18 August 1921

Die Welt-Post, Thursday, 18 August 1921

Page 5, "A Letter from Russia"

Dietel Colony, 12 May 1921 
To Jacob Weber, Lincoln, Nebraska

     To begin our letter, we wish to inform you that we are still well, which we also wish for you and yours. You write and expressed the desire for us to let you know if we still had food, money and clothing. With these items, things are so bad they could not possibly be worse. In the last 4 months we have not baked anything, not once. If it is possible for you, do what you can for us! There is nothing here to cook and there is no clothing here and it is the same with money.. We still have an old horse but what can one accomplish with such and how should one get any fodder to keep it alive and strong? We are in great need of everything, therefore, do what you can and do it quickly. 
     You also wanted to know who has died and who has married. Already many have died, but as of yet, none of our relatives. Mother was on a visit to Huck. Grandmother is still healthy but things are also not going well with her because she is out of everything. There have been no marriages because there is no clothing here. If you are able, be so good and send us some clothing. 
     In closing be greeted and kissed in spirit by us and all of your friends. 
               Friedrich Ruf

This translation provided courtesy of Hugh Lichtenwald.

Dietel, May 1921

We begin in the name of the Triune God. 
     Dear child of Jacob Weber and family. We send greetings and a kiss of love to all of you from all of us. Happily, we are all healthy and wish the same for you. We were happy to receive the letter that you wrote to us and will now inform you of how things stand and are going. We are suffering greatly from hunger here and it is our wish to be with you there standing face to face. We thank you for your willingness to help us but it appears, at least for now, that the route is still closed. However if the route opens again you can come to our aid. Now we wish to inform you that grandfather and grandmother died this past year.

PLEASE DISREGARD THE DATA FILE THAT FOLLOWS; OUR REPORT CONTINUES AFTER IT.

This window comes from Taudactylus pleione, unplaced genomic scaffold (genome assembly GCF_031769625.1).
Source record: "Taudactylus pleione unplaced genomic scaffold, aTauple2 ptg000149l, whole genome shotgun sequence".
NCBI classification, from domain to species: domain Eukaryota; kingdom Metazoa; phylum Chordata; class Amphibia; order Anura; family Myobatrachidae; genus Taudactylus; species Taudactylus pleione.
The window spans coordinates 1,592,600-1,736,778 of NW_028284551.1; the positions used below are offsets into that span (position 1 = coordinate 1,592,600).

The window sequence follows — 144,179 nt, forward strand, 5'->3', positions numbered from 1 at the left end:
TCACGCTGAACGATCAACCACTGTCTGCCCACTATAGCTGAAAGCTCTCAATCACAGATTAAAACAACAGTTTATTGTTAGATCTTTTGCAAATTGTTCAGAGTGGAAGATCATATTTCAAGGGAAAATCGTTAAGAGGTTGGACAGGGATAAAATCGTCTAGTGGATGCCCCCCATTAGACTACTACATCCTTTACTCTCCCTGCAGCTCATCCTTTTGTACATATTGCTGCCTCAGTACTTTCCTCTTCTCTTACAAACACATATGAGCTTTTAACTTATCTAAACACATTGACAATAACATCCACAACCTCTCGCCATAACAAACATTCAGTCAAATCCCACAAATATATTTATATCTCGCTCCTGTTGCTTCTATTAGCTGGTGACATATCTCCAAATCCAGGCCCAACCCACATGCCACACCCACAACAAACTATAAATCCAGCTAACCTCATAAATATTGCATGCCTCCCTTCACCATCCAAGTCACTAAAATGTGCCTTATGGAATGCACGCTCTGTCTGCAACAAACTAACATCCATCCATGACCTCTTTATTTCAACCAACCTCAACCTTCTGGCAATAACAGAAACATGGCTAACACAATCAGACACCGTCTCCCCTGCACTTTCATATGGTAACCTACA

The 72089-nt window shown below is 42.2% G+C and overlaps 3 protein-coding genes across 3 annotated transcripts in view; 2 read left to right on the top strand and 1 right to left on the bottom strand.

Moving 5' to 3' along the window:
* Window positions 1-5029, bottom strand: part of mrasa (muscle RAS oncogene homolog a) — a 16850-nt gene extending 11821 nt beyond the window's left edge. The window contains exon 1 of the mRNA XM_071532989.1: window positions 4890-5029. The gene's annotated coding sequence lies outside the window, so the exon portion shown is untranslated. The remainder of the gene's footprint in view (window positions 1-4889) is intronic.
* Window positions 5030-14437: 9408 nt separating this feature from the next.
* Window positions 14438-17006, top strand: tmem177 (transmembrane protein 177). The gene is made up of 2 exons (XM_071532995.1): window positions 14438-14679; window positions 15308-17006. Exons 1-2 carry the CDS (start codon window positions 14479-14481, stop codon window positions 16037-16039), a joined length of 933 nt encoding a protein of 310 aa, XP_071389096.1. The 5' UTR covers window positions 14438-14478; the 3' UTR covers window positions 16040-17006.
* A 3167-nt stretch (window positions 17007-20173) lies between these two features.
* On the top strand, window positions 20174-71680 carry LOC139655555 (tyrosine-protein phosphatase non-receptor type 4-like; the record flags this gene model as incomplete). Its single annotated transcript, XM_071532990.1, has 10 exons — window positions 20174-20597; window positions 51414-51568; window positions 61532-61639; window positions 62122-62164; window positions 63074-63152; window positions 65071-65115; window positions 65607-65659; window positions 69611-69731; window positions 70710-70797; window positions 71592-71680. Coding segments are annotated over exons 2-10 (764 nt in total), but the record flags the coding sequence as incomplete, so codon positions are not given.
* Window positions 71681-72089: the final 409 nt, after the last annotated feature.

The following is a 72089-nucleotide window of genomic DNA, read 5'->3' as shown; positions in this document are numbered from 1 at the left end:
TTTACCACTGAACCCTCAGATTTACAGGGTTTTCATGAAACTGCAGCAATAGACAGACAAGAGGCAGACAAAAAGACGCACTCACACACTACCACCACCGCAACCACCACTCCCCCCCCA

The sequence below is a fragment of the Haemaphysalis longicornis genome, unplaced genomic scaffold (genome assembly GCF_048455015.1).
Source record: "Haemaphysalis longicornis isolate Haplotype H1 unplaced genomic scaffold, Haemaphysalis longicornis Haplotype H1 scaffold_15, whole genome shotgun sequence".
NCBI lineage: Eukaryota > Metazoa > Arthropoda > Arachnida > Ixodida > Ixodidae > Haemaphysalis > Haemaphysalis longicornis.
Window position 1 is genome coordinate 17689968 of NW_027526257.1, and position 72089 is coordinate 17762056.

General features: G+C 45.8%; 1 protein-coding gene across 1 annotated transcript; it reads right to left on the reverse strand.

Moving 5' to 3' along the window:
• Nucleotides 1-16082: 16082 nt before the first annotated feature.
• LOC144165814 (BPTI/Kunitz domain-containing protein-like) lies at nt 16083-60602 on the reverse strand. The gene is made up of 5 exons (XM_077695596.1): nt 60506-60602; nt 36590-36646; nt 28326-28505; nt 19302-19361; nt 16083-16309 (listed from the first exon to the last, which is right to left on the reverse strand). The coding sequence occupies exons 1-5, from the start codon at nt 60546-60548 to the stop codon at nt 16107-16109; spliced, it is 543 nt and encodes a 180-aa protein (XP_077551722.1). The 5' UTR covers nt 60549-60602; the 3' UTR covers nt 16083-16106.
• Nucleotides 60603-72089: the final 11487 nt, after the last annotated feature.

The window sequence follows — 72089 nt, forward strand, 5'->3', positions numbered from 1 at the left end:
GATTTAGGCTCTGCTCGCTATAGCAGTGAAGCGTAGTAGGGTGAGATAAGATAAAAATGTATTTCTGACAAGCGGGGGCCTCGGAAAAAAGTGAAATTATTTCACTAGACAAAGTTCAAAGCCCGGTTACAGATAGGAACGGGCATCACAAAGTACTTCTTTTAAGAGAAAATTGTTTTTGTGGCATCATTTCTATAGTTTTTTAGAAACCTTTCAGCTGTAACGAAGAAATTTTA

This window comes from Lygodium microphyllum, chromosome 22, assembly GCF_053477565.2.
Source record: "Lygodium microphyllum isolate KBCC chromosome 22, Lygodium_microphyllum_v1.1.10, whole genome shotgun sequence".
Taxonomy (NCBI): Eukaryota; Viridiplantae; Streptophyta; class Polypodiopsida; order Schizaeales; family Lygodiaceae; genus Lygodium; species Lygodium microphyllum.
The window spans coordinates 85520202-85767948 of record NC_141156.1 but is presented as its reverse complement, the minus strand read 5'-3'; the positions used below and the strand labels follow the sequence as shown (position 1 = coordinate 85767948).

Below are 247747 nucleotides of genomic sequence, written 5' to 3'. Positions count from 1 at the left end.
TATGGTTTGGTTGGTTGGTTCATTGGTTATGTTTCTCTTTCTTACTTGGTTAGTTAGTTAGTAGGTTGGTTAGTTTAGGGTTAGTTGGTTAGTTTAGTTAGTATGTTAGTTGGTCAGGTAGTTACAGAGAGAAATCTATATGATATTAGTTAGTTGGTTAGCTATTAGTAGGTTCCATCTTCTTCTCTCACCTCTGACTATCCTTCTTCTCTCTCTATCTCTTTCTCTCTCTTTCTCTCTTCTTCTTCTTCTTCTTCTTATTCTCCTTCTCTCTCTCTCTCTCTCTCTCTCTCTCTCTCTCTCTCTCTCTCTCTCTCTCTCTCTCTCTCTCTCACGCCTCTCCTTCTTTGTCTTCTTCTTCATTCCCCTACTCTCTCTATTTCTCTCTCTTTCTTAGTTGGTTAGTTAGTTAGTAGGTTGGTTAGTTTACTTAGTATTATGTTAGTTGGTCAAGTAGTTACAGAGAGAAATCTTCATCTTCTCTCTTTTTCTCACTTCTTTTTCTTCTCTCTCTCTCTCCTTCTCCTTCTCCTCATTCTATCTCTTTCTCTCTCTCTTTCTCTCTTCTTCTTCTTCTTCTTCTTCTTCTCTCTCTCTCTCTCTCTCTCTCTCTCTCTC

With greetings and a kiss of love, we remain your friends until death, 
               Michael Klemann

This translation provided courtesy of Hugh Lichtenwald.

From Alt-Norka, Russia

To Johannes Schnell, Ramona, Kansas

May the grace of our Lord Jesus Christ be with us and with all of you, Amen.

Dear friends in America:

First we want you to know that all of us in the house - there are 28 souls - are healthy, which we also wish for you. The reason we are writing you this letter is the following: The letter you wrote to your Vetter [likely his uncle not his cousin - translator] Konrad has come into our hands and we had the wonderful privilege of reading it; because one is always happy to receive news about the lives of ones friends and relatives in America. We were able to see, through your letter, how things are going with you and we wanted to write you a letter to let you know how things are going with us. It took some time for the letter to reach its final destination but it finally arrived at the right place.